Ask an Admissions Expert: Drusilla Dee Blackman

gray clock icon
7 min read

Varsity Tutors brings you insider tips and advice straight from nationally recognized admissions experts. Drusilla Dee Blackman has had a long and varied career in the field of college admissions. She is the former Dean of Undergraduate Admissions and Financial Aid for Columbia University, as well as the former Dean of Graduate Admissions and Financial Aid at Harvard University’s School of Arts and Sciences. She has a B.S. from Brown University and an M.A. in psychology from Yale. She is the founder of The Ivy Dean.

How far ahead of time should a student begin working on his or her college application?

Dee: It is never too early to begin. We advise our students to begin the process at least two or three months prior to their first deadline. This provides them with sufficient time to research colleges, brainstorm ideas, and have each section of their applications reviewed by multiple individuals—particularly the essays.

The key is to never procrastinate, as colleges will notice. Students should plan to submit their applications at least two weeks before the deadline. Then, if any unexpected challenges arise, or if any requirements were missed, students have a few weeks to make changes and fix mistakes.

What are the best ways to go about selecting a terrific essay topic?

Dee: Often, selective colleges make their final decisions based on a student’s essays, as many qualified students have similar grades and test scores. To pick a terrific topic, the student should start by asking, “How am I different from my classmates?” By searching for differences in his or her background, experiences, current activities, and future interests, the student can discover unique topic ideas.  

Then, the student should meet with his or her guidance counselor to discuss the list of ideas. A counselor works with dozens (if not hundreds) of college-bound students each year, and he or she will be able to offer advice on which topic is the most unique and noteworthy.    

Are there any essay topics you get tired of seeing or would warn students to stay away from?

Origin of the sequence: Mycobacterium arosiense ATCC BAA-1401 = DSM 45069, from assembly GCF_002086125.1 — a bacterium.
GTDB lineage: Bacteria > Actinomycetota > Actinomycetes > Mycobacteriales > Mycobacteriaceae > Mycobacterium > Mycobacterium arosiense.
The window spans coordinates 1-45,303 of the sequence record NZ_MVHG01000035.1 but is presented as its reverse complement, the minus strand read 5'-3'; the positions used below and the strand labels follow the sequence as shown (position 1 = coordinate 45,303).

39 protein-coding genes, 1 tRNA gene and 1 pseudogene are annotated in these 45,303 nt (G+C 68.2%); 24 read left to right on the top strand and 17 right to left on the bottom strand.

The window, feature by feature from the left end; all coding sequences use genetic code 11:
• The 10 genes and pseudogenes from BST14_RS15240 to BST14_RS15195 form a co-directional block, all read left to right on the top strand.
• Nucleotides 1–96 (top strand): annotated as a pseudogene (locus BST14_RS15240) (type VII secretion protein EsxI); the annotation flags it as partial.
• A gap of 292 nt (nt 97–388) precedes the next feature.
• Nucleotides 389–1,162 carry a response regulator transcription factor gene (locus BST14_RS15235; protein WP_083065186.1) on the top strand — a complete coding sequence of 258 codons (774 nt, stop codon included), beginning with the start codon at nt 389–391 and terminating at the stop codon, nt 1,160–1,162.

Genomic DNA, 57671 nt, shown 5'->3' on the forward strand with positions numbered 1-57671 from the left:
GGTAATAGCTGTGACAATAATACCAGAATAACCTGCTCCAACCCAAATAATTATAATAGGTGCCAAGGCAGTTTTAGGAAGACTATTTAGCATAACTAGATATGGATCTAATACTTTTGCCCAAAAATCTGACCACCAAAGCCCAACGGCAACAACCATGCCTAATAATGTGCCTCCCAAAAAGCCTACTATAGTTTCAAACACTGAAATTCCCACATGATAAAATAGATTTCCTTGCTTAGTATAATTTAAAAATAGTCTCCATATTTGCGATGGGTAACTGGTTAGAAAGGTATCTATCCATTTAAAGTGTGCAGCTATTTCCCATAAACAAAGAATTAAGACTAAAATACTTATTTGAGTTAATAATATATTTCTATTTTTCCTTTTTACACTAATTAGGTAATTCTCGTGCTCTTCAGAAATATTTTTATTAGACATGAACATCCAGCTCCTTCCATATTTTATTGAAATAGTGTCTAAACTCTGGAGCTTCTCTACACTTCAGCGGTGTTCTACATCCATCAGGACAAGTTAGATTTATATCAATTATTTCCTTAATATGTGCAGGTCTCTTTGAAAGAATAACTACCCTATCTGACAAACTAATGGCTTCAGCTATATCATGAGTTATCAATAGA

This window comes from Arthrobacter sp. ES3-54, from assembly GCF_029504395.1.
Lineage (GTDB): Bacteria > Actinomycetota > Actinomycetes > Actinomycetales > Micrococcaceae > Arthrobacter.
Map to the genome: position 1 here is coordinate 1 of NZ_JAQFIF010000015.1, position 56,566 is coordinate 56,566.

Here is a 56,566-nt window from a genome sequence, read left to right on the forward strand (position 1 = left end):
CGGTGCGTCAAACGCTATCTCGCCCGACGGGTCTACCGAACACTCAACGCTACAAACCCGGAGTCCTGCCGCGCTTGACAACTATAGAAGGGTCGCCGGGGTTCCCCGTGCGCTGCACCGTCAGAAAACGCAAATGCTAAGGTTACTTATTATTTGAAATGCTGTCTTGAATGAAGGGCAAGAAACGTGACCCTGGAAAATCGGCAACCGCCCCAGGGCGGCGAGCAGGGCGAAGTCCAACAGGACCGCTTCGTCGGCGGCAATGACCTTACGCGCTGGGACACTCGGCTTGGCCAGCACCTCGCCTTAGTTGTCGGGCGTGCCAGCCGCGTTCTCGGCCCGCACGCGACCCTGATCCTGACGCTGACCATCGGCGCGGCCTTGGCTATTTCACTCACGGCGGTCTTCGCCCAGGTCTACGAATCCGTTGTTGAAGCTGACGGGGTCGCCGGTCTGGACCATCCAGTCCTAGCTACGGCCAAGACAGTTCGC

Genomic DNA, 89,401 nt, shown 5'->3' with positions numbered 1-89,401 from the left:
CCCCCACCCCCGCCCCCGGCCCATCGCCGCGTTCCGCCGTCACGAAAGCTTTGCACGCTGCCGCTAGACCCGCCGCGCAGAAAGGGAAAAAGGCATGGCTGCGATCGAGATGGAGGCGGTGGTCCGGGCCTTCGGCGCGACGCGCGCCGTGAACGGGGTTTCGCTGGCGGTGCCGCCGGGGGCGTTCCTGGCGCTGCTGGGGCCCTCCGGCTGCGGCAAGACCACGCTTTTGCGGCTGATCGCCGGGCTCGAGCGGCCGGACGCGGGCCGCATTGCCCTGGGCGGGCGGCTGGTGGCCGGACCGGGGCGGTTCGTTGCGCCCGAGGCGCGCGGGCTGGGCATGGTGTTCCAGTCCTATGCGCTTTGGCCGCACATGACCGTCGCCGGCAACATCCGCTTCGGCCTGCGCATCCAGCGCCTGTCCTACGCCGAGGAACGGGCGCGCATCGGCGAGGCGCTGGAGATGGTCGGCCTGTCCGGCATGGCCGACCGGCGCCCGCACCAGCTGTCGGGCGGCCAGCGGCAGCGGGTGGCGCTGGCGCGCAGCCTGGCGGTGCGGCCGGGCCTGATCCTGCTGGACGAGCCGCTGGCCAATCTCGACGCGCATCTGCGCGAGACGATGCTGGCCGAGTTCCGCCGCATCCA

Dee: In my opinion, topics never get boring. Rather, it is the presentation style. While Dean of Admissions at Columbia University, I read thousands of essays that all sounded the same. Many students directly answer the question and fail to creatively include details that distinguish them from other students. 

Successful essays are those that are introspective. After the student selects a topic for the essay, he or she should then focus on answering three questions related to the topic: “Where have I been? Who am I now? And what do I hope to accomplish in the future?” This develops an insightful, compelling story. As every student’s personal story is different, this approach ensures that the essay is interesting—regardless of the topic.  

What is the biggest mistake a student can make on a college application?

Dee: Being vague. Students often lack depth in their essays and materials. For any application, students only have a few hundred words to stand out, and it is important to make every word count. For example, merely stating that you were the president of an organization, completed volunteer work, or participated in a sport is not enough information. Colleges want to know about the context surrounding each experience. Why did you participate in the experience? What did you learn? Did the experience impact your way of thinking? What did you accomplish?

The scenarios are endless, but as long as the student answers this series of questions for each statement, the student has the best chance of standing out. 

What is the typical process an admissions officer goes through to evaluate applications?

Dee: Each college has a unique process, but there are a few basic similarities. First, colleges check if a student can handle their academic rigor. If a student surpasses the college’s threshold for grades and test scores, then the admissions officers want to learn how he or she will contribute to their student body. This information is found within a student’s essays, letters of recommendation, activity and honor lists, and short-response answers, which display how a student differs from others in the applicant pool.  

Often, two or more admissions officers review each application. Once a majority opinion is made, the application will go to a committee for a final decision.

As you can see, almost the entirety of the process is subjective; it is important to seek assistance from a teacher, counselor, or independent firm to extensively review each component of your application. Any detail may make a difference in the committee’s final decision.